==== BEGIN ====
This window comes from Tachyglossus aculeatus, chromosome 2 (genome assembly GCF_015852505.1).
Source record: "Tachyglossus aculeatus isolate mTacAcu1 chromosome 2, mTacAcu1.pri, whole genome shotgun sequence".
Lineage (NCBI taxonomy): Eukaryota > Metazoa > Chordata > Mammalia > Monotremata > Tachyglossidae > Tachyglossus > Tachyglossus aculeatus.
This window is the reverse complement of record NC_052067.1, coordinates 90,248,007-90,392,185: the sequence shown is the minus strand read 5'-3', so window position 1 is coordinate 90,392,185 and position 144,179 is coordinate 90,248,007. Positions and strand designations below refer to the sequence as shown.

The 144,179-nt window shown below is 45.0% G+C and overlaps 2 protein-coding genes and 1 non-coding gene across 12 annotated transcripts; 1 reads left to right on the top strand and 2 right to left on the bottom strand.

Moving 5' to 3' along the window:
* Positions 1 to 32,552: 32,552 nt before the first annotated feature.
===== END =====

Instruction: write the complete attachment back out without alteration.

This window comes from Tachyglossus aculeatus, chromosome 2 (genome assembly GCF_015852505.1).
Source record: "Tachyglossus aculeatus isolate mTacAcu1 chromosome 2, mTacAcu1.pri, whole genome shotgun sequence".
Lineage (NCBI taxonomy): Eukaryota > Metazoa > Chordata > Mammalia > Monotremata > Tachyglossidae > Tachyglossus > Tachyglossus aculeatus.
This window is the reverse complement of record NC_052067.1, coordinates 90,248,007-90,392,185: the sequence shown is the minus strand read 5'-3', so window position 1 is coordinate 90,392,185 and position 144,179 is coordinate 90,248,007. Positions and strand designations below refer to the sequence as shown.

The 144,179-nt window shown below is 45.0% G+C and overlaps 2 protein-coding genes and 1 non-coding gene across 12 annotated transcripts; 1 reads left to right on the top strand and 2 right to left on the bottom strand.

Moving 5' to 3' along the window:
* Positions 1 to 32,552: 32,552 nt before the first annotated feature.